Well, we got our day of sun to chillax on the beach, and it was a pretty fantastic day. First we grabbed some brekky at the resort (which was MUCH better than dinner the night before), and then headed down to the waterfront. It’s not what we in the States think as a typical beach, but it more or less functions the same way – but with a whole lotta extras! You can rent pretty much anything there: cabanas, chairs, mat, jetskis, paddleboats (with water slides on them). I mentioned the hilarious flotation contraption my brother and I got ourselves mixed up in, too. It really was a lot of fun.
The weather was perfect for laying around and doing nothing much more than reading and hopping into the Adriatic when we got too warm. What never ceases to amaze me is how comfortable Europeans are with their bodies. They just don’t give a shit. Men, and I mean big men with big, round bellies, wearing Speedos or small-ish versions of boxer briefs. Even the young, fit men wear them.
Something else that was interesting – about 50% of the young girls (around age 10 and under) would just be wearing bikini bottoms. I grew up a tomboy, with pretty much only boys in the neighborhood. One day, all the boys were running around without their t-shirts on. I was about 6 years old and decided to join them – sans t-shirt, them – until a neighbor lady come over and told me it was inappropriate for little girls to go around without their shirts on. I remember feeling disappointed and reluctantly (and shamefully) put my shirt back on before joining my male compadres. So I think a part of me felt envious for those little girls at the beach today — that they live somewhere where it’s okay to just be a girl — and be void of a stupid cultural norm around modesty.
Speaking of modesty, Europen women seemed no different than the men. Women in their 50s and 60s with their full, round bellies in bikinis, other women in their 30s and 40s with their jiggly thighs — all putting it all out there. A number of women were sunbathing topless, too. Whether it was their indifference, confidence, or whatever, it rubbed off and me. After our second dive in the Sea, I got back to my chair and went for it. When in Rome. Or Croatia. Or whatever. It felt really nice. And I won’t be coming back with any tan lines. Well, I do have some tan lines.
After a good 6 hours at the beach, as planned, drove up the coast to Trieste, Italy. And what a spectacular drive it was! We drove past grape vineyards and olive tree farms before coming upon this amazing valley of rolling hills. Croatia is more beautiful than I could have ever imagined. After a short 10km jaunt through Slovenia, we crossed the Italian border and got to Trieste, Italy. Neither of us really did our research before getting there, and we were surpised at how big the city is. Luckily, our hotel is in a fantastic location, close to a lot of great places within walking distance. We headed to the seafront, passing tons of places to enjoy a coffee, glass of wine, cocktail, or whatever. After walking around, we found an amazing gelato place that was recommended to Phil, and it proved to be worth the jaunt to find it. He had something like an icecream sandwich, but way more impressive. I went for a scoop of pistachio and a scoop of dark chocolate. Wow, was it good!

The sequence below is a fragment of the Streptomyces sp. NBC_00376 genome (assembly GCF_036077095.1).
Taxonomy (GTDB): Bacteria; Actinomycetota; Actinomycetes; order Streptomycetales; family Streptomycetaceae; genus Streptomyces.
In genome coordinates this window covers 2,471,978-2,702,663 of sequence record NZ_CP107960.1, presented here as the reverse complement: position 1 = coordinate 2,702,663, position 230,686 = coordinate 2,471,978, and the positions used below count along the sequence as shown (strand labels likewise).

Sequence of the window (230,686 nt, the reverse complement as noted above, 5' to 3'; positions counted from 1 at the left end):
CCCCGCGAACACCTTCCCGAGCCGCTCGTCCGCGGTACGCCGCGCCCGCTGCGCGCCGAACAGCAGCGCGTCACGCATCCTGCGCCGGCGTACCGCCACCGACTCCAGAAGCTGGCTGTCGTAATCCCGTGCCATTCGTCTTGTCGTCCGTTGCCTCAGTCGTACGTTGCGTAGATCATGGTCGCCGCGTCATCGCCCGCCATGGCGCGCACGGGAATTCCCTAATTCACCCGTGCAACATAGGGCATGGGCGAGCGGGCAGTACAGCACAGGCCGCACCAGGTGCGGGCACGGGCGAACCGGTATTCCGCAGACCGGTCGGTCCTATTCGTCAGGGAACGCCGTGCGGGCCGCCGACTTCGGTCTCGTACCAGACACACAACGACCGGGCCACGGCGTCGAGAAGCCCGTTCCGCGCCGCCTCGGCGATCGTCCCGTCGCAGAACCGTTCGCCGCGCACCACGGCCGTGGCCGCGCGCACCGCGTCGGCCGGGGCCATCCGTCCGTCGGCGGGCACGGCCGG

I wanted a glass of wine, and Phil wanted an espresso, so we found a cafe that looked like our style and sat down. At almost every cafe, people were drinking something out of a wine glass that was orange-ish in color, served in a wine glass (with ice!), with a slice or orange in it. It’s called an aperol spritzer, and it was fantastic. (It’s just prosecco, aperol – a bitter orange flavored liqeur/apertif (like Campari), a splash of soda water, and an orange slice.) I ended up having two! Phil had a kiwi juice concoction and a cappucino. We ordered a couple tapas, not knowing that for every round we ordered, they brough out an array of other complimentary tapas for us to enjoy. We were full when we left, and skipped dinner to keep walking the city to see it all lit up at night, which proved to be just as great as we thought it’d be.
Tomorrow’s plan is to check out this castle in Trieste, and then head back to Munich. If the weather is good, we plan to take the long way back through the Dolomites.
While I miss my bed and my puppies, I’m sad this trip is coming to an end. I clearly needed the time away. As much as I love my job, and as often as I do travel, I sometimes forget that we’re here to live a life — not live to work. Phil and I were chatting and in a bit of disbelief that this is the life we have. “I love my life.” We’ve both said it a few times on this trip. I really believe it, too. Saying I feel fortunate and appreciative sounds trite. I do feel these things, but it’s so much more than that. Plus, it’s all the more special that my brother and I get to go on these adventures together – twice this year alone!